Paracentesis in Ultrasound
Your doctor has scheduled a paracentesis to be done in Ultrasound on ___________________________ at ________ ( )am, ( )pm. Please report to the G3/3 Radiology desk (Atrium elevators to the 3rd floor).
Our doctors will explain the procedure to you, and then ask you to sign a consent form.
Why do I need a paracentesis?
Your doctor has found that you have fluid in your abdomen. This is a problem that can be caused by many things. A paracentesis is done by placing a needle or thin, plastic tube into the stomach region. A small sample of fluid can be removed for testing. This sample helps the doctor to figure out what may be causing the fluid build-up (ascites). If there is an excess amount of fluid build-up, the doctor may also remove more of it. Taking the extra fluid out may help you breathe better and feel more comfortable.
There are common reasons for doing a paracentesis. They include:
- Recent fluid build-up with no clear cause.
- To help diagnose an infection.
- To remove fluid and help the patient be more comfortable or breathe with less effort.
How do I prepare for a paracentesis?
1. You will need to have blood work done first to test how well your blood clots. This can be done the day of the procedure. Please have all outside lab work faxed to Ultrasound Clinical Program Coordinator at (608) 261-5634. The blood work should include a platelet count and an INR.
2. Please notify us if you are taking any medications that thin your blood such as warfarin, plavix, pradaxa, effient, etc. Any injectable blood thinners will need to be held for a period of time on each side of the procedure. Your doctor will need to be notified for holding any of your medicines.
3. Tell us if you have allergies to latex, contrast dye, or medicines.
What should I expect during a paracentesis?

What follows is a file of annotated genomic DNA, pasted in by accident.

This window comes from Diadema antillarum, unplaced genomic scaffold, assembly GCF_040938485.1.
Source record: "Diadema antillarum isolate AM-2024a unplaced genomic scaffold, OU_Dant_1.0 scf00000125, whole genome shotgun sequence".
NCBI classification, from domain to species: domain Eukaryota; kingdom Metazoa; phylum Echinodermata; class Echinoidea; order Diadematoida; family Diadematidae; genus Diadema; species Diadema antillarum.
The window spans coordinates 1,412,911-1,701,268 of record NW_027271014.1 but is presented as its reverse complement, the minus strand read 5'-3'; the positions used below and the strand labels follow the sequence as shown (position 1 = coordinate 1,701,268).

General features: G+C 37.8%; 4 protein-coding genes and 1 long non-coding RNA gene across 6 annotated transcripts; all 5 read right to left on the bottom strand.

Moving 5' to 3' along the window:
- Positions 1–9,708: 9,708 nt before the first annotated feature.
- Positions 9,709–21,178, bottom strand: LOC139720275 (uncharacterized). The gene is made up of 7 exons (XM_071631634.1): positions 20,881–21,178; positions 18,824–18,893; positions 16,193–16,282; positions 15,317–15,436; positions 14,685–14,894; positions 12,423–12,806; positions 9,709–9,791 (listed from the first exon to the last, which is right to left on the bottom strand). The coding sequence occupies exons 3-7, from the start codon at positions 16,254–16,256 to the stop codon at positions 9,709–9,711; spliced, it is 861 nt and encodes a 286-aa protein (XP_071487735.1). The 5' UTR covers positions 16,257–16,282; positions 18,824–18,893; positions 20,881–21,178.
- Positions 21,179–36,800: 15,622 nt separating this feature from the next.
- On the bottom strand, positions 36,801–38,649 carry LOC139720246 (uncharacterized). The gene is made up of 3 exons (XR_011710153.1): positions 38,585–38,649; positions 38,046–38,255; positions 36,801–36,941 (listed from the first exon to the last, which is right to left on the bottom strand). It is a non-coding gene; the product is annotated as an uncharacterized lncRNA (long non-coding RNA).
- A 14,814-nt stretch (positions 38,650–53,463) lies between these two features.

The doctor will use ultrasound (a machine that sends sound waves through the skin and creates images on a TV screen) to locate the fluid. The skin will be cleaned with soap in the area the doctor decides is best for the fluid drainage.
We will inject some numbing medicine under the skin where the doctor will remove the fluid. A small needle will be inserted into the fluid. After this, a small tube is exchanged for the needle. The fluid will be drained out through the tube with a syringe or suction device.
After the numbing medicine wears off, you may feel some pain at the site. It should not be severe, but patients have described it as feeling sore. No medicines will be prescribed. If you are having any pain, we suggest you use Tylenol®. The pain should go away within the first 24 hours.
What can I do after the procedure?
You can resume your normal routine, as you feel able. You should call your local doctor if you begin to have early symptoms of fluid build-up again. Sometimes the fluid will build up again, and you may need to repeat the paracentesis.
When do I call the doctor?
- If you feel dizzy, faint, or light-headed.
- If your pain around the site gets worse rather than better 2-3 days later.
- If you are not feeling well and have a fever greater than 100.4° F (38° C).
- If you develop redness and swelling around the site.
Any questions or concerns you may have about your procedure, please call
1-800-323-8942. This will give you the paging operator. Ask for the Ultrasound Department. You will be connected to someone who can help you.
The information provided should not be used during any medical emergency or for the diagnosis or treatment of any medical condition. A licensed physician should be consulted for diagnosis and treatment of any and all medical conditions. Call 911 for all medical emergencies. Any duplication or distribution of the information contained herein is strictly prohibited.
Last Updated: 07/23/2013
Copyright © 07/23/2013 University of Wisconsin Hospitals and Clinics Authority. All rights reserved. Produced by the Department of Nursing. HF#6375
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